The interface between reality and human perception has shifted from our eyes to eyes/screens/events/experiences/screens.
I am not sure where memories fit into this process/flow, but whereas in the past, reality was mediated by language and on occasion images, we now need screens to visualize not only what we are doing, but what we have done. This is a vast and expanding process of human annotation and visualization which now defines experiences according to the strength with which they have been recorded. Iphoneographers and Androidographers collate all these images into albums, folders and files. The management of all of this data requires more and more time and all of this time is spent within screenworlds. It is not that reality disappears, just that experiences become so layered that we become archeologists, constantly searching for meaning amidst all of the detritus left over from the many thousands of images we take over the course of a few months.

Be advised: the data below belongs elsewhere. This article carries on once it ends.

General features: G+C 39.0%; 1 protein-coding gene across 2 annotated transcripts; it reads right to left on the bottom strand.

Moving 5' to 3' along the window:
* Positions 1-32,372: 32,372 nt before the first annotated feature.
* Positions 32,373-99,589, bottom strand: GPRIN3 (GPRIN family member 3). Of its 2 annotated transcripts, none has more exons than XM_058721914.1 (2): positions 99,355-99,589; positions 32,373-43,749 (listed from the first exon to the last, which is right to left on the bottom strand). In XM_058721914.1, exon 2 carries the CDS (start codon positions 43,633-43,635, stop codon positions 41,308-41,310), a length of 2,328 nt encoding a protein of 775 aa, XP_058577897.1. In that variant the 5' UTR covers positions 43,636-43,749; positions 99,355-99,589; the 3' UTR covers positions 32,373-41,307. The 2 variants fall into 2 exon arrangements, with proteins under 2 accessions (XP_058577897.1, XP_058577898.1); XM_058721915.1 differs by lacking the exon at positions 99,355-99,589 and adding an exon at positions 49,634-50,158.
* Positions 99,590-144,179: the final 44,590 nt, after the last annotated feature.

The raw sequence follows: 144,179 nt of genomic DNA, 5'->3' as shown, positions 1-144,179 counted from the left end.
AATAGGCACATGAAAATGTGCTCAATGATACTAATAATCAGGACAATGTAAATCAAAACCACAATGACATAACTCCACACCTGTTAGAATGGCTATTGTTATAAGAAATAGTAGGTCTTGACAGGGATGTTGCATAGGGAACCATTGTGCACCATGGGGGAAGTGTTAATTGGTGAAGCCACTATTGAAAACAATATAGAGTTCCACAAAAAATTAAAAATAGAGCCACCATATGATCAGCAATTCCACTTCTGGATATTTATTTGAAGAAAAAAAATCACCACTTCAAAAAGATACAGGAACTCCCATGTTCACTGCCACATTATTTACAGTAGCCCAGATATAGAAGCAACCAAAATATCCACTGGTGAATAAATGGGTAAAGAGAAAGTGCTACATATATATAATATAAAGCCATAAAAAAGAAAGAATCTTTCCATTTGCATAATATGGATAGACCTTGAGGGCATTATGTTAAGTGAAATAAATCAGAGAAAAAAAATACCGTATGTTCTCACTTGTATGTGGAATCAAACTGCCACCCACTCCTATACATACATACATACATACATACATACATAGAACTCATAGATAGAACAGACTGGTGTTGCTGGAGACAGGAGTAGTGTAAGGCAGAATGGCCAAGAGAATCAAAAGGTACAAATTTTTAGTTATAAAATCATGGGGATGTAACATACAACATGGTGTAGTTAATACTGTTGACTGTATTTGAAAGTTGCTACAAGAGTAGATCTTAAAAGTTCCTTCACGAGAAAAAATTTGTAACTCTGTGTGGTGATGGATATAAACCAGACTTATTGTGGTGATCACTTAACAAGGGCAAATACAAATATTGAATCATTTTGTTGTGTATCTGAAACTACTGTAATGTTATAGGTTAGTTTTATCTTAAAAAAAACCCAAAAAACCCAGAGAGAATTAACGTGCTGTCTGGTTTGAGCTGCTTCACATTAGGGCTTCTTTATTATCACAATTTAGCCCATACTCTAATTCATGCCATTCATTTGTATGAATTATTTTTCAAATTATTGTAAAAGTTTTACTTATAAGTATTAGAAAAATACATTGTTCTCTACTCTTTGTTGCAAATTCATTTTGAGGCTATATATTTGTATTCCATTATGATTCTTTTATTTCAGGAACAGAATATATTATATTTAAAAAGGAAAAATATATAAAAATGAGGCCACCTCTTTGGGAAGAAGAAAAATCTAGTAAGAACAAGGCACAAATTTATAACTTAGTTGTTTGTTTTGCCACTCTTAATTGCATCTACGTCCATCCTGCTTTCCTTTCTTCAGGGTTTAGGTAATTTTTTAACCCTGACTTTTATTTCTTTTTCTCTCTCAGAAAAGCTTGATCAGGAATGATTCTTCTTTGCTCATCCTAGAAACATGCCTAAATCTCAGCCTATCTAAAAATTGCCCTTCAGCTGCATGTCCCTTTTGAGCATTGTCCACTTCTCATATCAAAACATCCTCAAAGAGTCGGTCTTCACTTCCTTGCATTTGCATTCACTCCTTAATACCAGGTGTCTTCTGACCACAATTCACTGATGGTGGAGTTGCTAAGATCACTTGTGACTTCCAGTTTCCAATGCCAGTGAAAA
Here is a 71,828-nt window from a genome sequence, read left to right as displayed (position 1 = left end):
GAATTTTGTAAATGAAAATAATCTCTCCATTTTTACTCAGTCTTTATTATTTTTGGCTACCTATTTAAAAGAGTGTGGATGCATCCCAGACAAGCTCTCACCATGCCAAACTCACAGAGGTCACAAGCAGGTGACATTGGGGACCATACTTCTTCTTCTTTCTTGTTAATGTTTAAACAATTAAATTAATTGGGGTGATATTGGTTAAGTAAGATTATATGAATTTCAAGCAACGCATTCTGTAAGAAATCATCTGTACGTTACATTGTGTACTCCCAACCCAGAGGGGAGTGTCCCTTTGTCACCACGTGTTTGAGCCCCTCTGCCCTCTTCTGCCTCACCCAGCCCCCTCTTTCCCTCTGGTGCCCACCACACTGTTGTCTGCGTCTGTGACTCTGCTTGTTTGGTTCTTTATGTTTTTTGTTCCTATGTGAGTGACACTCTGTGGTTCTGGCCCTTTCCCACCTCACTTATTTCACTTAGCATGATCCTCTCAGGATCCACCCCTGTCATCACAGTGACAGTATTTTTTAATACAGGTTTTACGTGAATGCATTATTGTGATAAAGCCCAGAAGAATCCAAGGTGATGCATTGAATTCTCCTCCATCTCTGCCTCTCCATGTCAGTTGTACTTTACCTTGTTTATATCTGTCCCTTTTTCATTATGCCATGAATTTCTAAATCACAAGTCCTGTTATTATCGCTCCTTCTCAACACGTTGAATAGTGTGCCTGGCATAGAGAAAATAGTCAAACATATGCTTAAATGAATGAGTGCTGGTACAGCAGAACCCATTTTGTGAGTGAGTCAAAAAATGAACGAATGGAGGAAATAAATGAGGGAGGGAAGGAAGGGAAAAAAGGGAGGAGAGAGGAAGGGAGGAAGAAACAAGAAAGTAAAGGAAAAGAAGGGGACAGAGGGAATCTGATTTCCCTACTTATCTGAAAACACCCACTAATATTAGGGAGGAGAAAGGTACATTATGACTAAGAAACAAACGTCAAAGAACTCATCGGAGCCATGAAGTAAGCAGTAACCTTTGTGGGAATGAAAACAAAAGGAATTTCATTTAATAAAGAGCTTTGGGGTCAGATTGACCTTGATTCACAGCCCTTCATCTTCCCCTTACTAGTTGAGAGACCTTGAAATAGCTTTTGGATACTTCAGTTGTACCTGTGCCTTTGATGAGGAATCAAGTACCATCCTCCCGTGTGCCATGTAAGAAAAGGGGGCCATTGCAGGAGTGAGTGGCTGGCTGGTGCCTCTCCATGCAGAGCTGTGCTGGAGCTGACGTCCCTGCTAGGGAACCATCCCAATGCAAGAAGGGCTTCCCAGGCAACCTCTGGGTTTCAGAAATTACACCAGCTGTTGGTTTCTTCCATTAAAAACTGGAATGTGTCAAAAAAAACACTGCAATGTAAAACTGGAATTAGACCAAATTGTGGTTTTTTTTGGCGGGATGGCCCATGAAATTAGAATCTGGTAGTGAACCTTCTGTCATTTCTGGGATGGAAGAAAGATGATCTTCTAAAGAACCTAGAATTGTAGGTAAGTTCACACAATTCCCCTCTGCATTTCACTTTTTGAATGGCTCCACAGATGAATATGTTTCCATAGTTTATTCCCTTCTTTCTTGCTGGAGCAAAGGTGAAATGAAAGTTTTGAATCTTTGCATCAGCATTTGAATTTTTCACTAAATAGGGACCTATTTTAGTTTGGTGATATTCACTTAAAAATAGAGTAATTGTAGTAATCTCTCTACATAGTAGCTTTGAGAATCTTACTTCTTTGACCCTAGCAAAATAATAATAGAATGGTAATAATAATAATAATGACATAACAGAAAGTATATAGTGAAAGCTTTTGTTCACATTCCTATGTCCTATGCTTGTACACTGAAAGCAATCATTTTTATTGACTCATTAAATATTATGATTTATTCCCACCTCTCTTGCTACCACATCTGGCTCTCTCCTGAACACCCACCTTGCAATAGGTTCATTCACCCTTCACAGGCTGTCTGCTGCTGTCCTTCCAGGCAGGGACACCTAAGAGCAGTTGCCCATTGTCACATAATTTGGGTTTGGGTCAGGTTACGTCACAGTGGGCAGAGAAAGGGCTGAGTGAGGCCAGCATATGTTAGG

Comment and response from Felix de Mendelssohn
I came back in September from a conference in Sendai, Japan about working with survivor families from Fukushima and the tsunami-affected region. Here the reverse had been true - only privileged people and foreigners had at the time been able see what was happening on CNN etc. The Japanese TV for the local population brought no news, no pictures, no-one knew what was going on. Then Hurricane Sandy hit the East coast of USA and I heard later from locals that at the time they knew nothing, they had only the unfathomable reality, but because the power was down there was no radio, no TV, no phone and no gas to get to somewhere to find out what was going on. So there is perhaps a flip side to your comment - when we lose the images and their interpretations we can be plunged into the terrifying Real.